1 1 (May 26, 2020)

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               Researh Sevice





Delivery of Economic Impact Payments (EIPs)



Updated May 26, 2020
To mitigate the financial hardship many Americans are experiencing during the coronavirus pandemic,
Congress passed the Coronavirus Aid, Relief, and Economic Security (CARES) Act (P.L. 116-136). A
critical element of the aid package is direct payments to certain individuals in 2020. The payments are
referred to as recovery rebates in Section 2201 of the act, but the Internal Revenue Service (IRS) calls
them economic impact payments (EIPs) in the notices it shares with the general public. To qualify for a
full EIP, an individual's adjusted gross income (AGI) in 2019 cannot exceed $75,000 (or $150,000 for
married couples filing jointly). The payment phases out for AGIs between $75,000 and $98,000 for single
filers, and between $150,000 and $198,000 for joint filers.
For more information on these payments, see CRS Insight IN11282, COVID-19 and Direct Payments to
Individuals: Summary of the 2020 Recovery Rebates/Economic Impact Payments in the CARES Act (P.L.
116-136).
This Insight presents a brief overview of the delivery of EIPs and identifies factors that might affect the
timing and accuracy of their delivery.

Delivery of Payments

The IRS is administering the EIP program, with assistance from the Treasury Department's Bureau of the
Fiscal Service. In doing so, it has drawn on its experience in administering a similar payment program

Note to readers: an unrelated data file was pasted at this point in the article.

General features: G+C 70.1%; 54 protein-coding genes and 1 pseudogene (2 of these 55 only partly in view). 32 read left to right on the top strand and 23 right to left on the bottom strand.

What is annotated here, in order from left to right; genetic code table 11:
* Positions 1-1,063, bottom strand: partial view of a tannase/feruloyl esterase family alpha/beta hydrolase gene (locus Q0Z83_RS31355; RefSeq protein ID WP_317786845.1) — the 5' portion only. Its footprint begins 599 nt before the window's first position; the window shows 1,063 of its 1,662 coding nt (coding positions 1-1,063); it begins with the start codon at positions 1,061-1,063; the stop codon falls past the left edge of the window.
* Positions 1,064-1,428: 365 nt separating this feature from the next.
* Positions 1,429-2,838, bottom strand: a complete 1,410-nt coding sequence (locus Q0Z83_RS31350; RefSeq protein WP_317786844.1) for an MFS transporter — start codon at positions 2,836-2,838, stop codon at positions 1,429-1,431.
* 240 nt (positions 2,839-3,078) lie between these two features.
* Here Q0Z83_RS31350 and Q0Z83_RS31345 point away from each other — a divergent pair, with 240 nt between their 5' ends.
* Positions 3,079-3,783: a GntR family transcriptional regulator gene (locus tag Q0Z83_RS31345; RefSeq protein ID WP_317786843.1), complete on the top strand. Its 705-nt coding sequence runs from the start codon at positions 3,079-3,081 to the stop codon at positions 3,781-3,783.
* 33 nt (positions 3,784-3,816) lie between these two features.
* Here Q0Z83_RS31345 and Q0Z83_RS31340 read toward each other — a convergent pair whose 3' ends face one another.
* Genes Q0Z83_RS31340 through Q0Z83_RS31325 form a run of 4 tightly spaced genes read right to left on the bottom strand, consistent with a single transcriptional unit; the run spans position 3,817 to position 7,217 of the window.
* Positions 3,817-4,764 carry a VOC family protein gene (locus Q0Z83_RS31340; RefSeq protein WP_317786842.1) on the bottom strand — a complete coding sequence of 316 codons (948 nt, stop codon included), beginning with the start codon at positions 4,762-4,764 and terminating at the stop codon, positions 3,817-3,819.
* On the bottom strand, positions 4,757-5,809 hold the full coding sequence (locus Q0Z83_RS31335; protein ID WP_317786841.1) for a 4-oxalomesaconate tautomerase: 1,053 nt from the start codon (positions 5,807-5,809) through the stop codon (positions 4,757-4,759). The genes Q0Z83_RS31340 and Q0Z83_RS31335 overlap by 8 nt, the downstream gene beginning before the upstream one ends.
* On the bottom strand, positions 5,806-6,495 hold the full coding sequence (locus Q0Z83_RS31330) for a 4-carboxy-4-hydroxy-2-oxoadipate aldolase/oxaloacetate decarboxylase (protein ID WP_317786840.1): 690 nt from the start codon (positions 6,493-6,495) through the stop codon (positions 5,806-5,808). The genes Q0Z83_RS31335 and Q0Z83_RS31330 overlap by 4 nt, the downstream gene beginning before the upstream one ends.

established by the Economic Stimulus Act of 2008 (ESA, P.L. 110-185).
The CARES Act provided the IRS with $500.7 million to implement the program; the funds are available
until September 30, 2021. By contrast, Congress appropriated $270 million for the IRS to implement the
2008 stimulus payments.
The IRS is issuing EIPs to three categories of taxpayers:
    *  eligible individuals who filed a return in 2019 (or in 2018 if no return for 2019 is filed
       before payments are disbursed);
    *  eligible individuals who did not file a return for either year but who received Social
       Security benefits, Railroad Retirement (RR) benefits, Supplemental Security Income, or
       certain Veterans Administration benefits in 2019; and


                                                               Congressional Research Service
                                                                 https://crsreports.congress.gov
                                                                                     IN11393

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